Step 4: Reviewing and refining your work

A good story can be short or last anything up to 5 minutes. To assess how well you tell a story, record yourself using a voice recorder or laptop. Then replay the recording. Do you need to make any changes to the content or style of delivery?

Working with a professional storyteller

Not all adults are born storytellers or feel comfortable retelling stories to others. To overcome this hurdle several schools in Kent recently invited the professional storyteller "Raggedy Jack" to visit and help pupils develop and retell stories about a Victorian Christmas. Besides sharing stories and explaining the traditional art of storytelling, the day also included a practical workshop for the pupils on creating a story and using simple props. If you believe storytelling can develop pupils' speaking & listening and writing skills then do consider booking a professional storyteller to visit your school.

Who is Raggedy Jack?

A storytelling workshop with Raggedy Jack - At the end of the day all the pupils retold their stories to the class. The stories were then recorded and a presentation CD given to every child in the class.    

A Victorian Christmas (PDF) - Click here for more details

How can we use ICT in the classroom to support storytelling?

"Storytelling and talking about their writing allows students to rehearse and revise stories, and creates an atmosphere for free writing, circumventing the "I hate writing" attitude."

To record pupils' work requires no specialist ICT equipment.  All you need to get started are a laptop, webcam, microphone, voice recorder and pair of portable speakers.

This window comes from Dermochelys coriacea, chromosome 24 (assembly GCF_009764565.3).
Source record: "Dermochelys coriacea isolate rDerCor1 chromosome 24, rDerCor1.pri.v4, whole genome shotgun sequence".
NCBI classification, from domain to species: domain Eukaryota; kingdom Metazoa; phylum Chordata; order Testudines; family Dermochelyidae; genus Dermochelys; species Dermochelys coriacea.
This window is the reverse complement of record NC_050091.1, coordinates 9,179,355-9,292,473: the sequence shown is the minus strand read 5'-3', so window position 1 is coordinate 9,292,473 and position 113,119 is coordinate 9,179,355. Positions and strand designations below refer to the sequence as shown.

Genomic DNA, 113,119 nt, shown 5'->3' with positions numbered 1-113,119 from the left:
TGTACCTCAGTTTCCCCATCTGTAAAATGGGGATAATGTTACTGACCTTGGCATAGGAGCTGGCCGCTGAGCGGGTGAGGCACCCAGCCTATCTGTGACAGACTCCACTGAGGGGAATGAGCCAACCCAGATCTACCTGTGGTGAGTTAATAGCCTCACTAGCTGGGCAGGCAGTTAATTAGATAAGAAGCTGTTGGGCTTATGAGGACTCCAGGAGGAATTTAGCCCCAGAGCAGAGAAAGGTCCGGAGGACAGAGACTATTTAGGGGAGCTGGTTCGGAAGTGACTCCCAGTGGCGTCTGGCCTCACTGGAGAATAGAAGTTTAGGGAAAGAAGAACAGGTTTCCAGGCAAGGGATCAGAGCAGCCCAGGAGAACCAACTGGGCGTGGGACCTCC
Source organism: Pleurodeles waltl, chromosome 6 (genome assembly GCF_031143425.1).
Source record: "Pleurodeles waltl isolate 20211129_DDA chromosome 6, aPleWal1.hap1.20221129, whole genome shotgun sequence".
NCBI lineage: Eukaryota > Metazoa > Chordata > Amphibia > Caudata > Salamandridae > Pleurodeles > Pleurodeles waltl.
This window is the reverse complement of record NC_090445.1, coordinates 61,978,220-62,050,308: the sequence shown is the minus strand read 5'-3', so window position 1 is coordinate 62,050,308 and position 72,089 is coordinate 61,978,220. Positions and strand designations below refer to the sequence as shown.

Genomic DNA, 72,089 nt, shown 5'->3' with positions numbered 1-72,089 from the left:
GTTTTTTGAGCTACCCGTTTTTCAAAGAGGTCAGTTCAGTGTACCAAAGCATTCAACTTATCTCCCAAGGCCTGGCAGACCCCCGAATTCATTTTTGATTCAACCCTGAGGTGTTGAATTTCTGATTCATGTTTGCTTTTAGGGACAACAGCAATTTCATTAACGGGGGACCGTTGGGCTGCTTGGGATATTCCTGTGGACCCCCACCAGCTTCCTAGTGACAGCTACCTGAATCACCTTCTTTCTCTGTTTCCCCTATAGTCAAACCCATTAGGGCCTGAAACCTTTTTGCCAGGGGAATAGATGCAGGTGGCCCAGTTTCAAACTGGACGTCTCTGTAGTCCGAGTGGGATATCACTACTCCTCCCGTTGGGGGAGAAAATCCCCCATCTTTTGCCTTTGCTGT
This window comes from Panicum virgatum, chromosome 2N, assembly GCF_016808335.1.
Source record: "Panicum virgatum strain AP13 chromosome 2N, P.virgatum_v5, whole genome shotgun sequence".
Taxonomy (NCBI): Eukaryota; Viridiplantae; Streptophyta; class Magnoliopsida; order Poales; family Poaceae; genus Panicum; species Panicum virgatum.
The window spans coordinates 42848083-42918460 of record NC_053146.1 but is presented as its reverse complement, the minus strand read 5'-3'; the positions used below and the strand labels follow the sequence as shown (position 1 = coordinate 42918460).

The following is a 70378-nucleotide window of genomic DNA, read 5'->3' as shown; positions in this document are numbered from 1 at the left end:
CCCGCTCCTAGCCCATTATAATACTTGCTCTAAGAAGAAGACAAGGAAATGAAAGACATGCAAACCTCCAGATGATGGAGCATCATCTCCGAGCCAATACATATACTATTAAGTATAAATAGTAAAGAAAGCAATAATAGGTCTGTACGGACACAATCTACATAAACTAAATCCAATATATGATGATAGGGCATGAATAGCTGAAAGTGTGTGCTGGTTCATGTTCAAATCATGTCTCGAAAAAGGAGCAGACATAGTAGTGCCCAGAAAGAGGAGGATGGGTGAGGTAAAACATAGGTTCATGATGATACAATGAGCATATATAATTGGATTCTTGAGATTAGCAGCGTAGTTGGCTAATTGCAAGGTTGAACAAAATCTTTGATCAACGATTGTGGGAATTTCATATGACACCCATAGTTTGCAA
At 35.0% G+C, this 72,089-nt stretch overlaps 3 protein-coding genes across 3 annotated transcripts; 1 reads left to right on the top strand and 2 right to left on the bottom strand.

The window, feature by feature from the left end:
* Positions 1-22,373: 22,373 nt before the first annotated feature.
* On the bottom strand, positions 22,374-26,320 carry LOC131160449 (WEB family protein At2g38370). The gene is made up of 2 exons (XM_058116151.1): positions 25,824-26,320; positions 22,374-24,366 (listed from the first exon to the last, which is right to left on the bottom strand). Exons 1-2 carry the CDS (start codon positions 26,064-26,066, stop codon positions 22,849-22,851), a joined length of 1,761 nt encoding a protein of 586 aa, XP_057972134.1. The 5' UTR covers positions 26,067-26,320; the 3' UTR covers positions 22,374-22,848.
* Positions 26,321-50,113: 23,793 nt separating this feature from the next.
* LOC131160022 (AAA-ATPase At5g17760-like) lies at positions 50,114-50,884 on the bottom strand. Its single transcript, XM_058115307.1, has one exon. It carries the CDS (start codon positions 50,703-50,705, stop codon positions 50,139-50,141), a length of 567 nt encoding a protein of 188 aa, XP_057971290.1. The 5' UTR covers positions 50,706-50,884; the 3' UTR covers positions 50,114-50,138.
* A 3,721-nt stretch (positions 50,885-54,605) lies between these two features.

Storytelling can take many forms. It is not just about pupils standing in front of their peers and telling a whole story. Variations on the theme include pupils each being responsible for a chapter and challenging pupils to create an audio story, often with sound effects. Whatever the task there are a wide selection of ICT applications that your pupils can use to enhance and share their work with listeners. To illustrate this, listed below are three popular "free" resources. For more information about each application visit the website or download the accompanying PDF.

1. Flashmeeting - Performing Live

Flashmeeting is a free web conferencing application. However, if you unplug your webcam you can use the audio feed to enable your pupils to create their own "live" radio broadcast or radio play. Impressed?  The online application also allows the user to record sessions for future playback. These sessions can also be edited to remove unintentional mistakes so that you can create a shortened version of the original broadcast!

Imagine the possibilities. Your pupils can use the application to share their stories live with schools in and outside the United Kingdom and later post on your school website a second version for parents and peers to replay.